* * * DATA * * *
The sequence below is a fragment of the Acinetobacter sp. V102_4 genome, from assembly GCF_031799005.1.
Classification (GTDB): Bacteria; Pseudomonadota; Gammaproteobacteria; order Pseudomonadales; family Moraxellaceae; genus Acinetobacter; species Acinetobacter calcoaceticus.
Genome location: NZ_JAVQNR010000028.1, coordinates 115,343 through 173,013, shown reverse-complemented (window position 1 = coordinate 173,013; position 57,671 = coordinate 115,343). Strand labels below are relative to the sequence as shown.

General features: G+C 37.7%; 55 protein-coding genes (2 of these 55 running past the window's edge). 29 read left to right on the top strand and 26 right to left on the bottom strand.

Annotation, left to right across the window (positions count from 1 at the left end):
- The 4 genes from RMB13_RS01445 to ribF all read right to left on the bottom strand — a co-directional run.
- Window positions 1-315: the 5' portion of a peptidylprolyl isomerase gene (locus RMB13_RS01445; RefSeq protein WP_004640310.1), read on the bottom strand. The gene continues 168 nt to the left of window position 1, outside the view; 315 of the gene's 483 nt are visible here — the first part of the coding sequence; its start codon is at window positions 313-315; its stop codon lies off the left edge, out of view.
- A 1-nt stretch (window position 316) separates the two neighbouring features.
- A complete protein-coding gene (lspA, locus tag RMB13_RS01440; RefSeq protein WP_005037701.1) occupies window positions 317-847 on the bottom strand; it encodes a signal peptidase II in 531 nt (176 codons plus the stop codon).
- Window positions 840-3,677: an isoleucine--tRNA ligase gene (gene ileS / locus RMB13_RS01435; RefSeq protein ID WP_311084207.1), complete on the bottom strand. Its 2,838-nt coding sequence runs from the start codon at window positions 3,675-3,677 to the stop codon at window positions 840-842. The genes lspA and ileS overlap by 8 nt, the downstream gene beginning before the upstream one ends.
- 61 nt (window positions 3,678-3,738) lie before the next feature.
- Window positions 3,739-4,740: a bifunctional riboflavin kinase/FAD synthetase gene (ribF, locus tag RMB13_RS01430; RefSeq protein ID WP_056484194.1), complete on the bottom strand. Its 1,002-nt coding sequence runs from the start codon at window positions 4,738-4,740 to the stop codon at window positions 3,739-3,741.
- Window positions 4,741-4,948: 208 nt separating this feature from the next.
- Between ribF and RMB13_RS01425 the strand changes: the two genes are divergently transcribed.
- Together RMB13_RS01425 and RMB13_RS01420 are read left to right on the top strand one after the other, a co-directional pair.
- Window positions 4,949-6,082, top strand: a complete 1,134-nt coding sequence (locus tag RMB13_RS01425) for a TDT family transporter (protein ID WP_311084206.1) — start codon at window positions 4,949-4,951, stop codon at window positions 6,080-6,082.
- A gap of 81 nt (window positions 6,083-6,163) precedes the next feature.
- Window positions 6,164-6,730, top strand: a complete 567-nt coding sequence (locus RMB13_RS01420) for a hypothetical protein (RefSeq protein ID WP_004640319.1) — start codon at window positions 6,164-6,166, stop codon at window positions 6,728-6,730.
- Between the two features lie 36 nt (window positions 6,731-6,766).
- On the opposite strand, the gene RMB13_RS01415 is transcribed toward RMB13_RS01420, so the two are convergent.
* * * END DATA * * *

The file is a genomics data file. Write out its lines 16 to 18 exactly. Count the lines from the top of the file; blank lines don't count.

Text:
- Window positions 4,949-6,082, top strand: a complete 1,134-nt coding sequence (locus tag RMB13_RS01425) for a TDT family transporter (protein ID WP_311084206.1) — start codon at window positions 4,949-4,951, stop codon at window positions 6,080-6,082.
- A gap of 81 nt (window positions 6,083-6,163) precedes the next feature.
- Window positions 6,164-6,730, top strand: a complete 567-nt coding sequence (locus RMB13_RS01420) for a hypothetical protein (RefSeq protein ID WP_004640319.1) — start codon at window positions 6,164-6,166, stop codon at window positions 6,728-6,730.